o Laches less successful in breach of trust cases than fiduciary cases

O laches less successful in breach of trust cases

This preview shows page 55 - 58 out of 180 pages.

o Laches less successful in breach of trust cases than fiduciary cases, especially if trustee is holding the trust property - Delay of 7 years was not acquiescence or laches Reader o Usually argue both - For e.g. of claim of acquiescence and laches, see Reader v Fried
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56 Trustee’s rights Trustee right of indemnification Introduction: 1. Under general law and s 36(2) of the Trustees Act , a trustee can be indemnified for all properly incurred expenses. - Can pay directly out of the trust property (right of exoneration) or if already paid, can reimburse yourself. 2. Trustee would argue that they have a ROI to the expense of _______________. 3. All contracts , debts, liabilities etc. are incurred by the trustee personally (unless other contracting party agrees the trustee is not to be personally liable) o Document must clearly express that trustee is not meant to be bound; e.g. § ‘J Smith, trustee’ is only descriptive That’s not enough. Just a description of who you are § ‘J Smith, as trustee and not otherwise’ indicates no personal liability This will rule out trustee liability Don’t need to go through ROI? § Words must be clear to establish that 4. Examples of expenses: - All costs associated with running the trust - Eg legal fees - Agent fees - Stock broker fees - Accountancy fees for preparation of accounts - Expenses incurred by damages claim (against T) Re Raybould - Legal costs for defending an action for breach of trust bought by a beneficiary e.g. Hayman v Equity Trustees o Hayman v Equity Trustees : Facts: life tenant sued trustee. Held: Trustee was successful in the action, cost of defending action for breach was a properly incurred expense. o However, if trustee is unsuccessful , you would expect costs against the trustee , and for the trustee to bear their own legal cost o Taking out missing beneficiary policy. Premiums on the policy was a properly incurred expense Re Evans Has the ROI been excluded by the trust deed? ( Query if this is possible) 1. Uncertainty whether this is permitted, no HC decision. 2. In Victoria, the ROI may be excluded by the trust deed where there is clear language of exclusion ( RWG per Brooking J) - Based on the fact that s 2(3) of Trustee Act states that powers, duties and discretions conferred by the Act are subject to the trust instrument. - S 197 of the Corps Act also implies parliament intends for a trust instrument to be - able to exclude a ROI 3. Not permitted in QLD, NSW ( Jonco ) 4. Policy arguments: - Trustee should be aware of the terms on which they take the trust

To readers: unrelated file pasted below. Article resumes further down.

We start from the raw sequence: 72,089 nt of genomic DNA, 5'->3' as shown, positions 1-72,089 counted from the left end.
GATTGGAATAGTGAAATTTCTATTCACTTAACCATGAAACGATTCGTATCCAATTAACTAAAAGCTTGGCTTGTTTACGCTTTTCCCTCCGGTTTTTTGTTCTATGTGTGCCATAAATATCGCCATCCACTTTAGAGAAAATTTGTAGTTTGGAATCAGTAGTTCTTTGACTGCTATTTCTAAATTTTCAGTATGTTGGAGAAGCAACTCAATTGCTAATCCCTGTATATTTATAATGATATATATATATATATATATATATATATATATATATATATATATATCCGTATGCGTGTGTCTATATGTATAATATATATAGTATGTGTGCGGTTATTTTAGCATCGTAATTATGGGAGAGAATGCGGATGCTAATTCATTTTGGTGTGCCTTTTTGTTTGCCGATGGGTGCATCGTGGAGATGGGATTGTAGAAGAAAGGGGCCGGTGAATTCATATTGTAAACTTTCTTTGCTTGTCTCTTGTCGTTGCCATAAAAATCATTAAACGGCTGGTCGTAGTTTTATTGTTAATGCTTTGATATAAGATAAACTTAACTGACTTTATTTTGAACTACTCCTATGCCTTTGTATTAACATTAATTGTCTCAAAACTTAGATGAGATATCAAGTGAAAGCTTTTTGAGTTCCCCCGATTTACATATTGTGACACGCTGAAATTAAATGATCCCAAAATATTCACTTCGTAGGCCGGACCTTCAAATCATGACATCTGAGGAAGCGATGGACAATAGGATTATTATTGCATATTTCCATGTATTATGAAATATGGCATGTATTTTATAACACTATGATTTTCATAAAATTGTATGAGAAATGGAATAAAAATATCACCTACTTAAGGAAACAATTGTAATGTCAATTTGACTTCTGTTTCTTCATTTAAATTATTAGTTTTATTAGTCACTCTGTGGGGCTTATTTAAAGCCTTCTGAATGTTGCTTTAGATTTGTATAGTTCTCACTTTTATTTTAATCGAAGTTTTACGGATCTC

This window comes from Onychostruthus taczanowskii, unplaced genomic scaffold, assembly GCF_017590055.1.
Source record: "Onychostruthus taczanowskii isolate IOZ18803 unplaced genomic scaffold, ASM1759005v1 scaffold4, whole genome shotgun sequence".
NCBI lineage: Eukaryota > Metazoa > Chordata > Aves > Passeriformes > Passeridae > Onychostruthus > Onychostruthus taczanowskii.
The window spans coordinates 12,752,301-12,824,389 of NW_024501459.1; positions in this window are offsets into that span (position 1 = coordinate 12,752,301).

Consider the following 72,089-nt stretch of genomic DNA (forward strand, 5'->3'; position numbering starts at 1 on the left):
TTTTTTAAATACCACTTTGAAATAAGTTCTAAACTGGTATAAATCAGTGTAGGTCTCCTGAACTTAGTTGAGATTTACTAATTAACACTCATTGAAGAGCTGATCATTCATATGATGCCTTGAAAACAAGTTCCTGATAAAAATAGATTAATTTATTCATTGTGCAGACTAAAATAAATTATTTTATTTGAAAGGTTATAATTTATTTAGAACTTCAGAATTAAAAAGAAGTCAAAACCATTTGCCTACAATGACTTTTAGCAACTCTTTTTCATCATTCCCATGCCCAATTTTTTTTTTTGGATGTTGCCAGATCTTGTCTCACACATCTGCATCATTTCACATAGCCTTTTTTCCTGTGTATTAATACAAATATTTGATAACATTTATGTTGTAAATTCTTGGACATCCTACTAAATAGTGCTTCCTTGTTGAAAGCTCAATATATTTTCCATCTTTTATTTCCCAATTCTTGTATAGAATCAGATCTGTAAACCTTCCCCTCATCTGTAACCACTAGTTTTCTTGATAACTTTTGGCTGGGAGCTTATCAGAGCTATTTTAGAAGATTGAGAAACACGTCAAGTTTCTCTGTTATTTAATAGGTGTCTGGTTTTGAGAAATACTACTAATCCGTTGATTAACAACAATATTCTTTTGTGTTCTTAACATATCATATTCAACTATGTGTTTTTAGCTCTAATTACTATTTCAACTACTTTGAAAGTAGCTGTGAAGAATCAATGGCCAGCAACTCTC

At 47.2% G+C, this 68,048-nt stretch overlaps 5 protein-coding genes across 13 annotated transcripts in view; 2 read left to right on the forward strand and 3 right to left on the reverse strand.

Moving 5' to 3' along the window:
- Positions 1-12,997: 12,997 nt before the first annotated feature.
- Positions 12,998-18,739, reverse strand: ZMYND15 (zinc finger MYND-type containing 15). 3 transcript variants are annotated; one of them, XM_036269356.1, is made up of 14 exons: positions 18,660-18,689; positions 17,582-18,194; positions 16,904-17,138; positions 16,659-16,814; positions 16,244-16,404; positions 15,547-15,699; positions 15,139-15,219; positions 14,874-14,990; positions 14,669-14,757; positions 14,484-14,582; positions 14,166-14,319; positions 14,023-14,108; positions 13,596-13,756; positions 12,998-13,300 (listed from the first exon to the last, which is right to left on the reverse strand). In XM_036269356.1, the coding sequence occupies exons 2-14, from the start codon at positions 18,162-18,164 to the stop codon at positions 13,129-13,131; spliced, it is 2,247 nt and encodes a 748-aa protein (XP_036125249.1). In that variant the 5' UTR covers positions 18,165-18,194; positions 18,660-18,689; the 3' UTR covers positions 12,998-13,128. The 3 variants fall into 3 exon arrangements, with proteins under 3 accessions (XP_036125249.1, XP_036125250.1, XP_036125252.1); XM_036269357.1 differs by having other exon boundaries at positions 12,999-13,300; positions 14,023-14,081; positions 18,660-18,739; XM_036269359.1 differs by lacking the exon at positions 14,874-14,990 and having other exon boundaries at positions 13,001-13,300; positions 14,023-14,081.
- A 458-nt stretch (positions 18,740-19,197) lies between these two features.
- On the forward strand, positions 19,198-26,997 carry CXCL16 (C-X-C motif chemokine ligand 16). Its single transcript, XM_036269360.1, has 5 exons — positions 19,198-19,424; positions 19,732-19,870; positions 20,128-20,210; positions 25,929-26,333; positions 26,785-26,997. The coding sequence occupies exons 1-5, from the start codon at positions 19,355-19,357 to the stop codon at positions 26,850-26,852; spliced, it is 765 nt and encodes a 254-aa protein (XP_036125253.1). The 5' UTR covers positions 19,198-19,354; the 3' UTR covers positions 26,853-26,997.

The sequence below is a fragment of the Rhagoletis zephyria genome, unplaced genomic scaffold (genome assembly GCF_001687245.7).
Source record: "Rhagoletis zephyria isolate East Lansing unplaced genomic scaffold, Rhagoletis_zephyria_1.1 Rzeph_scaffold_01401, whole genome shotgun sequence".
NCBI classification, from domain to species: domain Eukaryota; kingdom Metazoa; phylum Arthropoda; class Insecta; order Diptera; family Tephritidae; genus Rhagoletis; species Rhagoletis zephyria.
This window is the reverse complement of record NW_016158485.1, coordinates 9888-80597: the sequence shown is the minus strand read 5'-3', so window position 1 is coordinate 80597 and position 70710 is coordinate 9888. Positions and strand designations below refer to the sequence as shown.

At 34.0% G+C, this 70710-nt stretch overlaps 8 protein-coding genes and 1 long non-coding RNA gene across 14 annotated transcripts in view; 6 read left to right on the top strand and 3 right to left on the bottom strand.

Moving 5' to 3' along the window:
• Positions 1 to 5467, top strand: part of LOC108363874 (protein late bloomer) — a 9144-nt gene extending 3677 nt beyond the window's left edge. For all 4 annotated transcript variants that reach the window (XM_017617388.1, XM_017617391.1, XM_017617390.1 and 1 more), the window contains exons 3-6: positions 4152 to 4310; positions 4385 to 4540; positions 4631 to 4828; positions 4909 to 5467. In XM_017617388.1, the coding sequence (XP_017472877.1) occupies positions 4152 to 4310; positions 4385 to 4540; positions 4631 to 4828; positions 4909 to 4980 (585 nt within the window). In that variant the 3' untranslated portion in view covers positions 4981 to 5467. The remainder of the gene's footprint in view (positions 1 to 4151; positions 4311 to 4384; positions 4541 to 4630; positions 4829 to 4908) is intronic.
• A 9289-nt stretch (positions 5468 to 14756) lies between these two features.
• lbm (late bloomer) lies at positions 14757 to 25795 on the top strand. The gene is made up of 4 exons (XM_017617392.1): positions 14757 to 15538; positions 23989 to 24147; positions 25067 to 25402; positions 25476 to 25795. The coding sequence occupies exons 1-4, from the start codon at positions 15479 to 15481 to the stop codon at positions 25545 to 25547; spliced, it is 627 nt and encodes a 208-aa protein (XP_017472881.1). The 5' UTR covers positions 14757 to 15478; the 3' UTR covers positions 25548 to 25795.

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57 - Beneficiaries have benefit so should also bear the burden - Some creditors can’t consider terms on which money is owed (Eg tort victim) What is a properly incurred expense? 1. For a ROI, the expense must be properly incurred. 2. Apply both Nolan and Gatsios to the facts The Victorian approach per Ornmiston JA in Nolan: 1. Ormiston JA in Nolan stated that expenses do not need to be both reasonable and proper.
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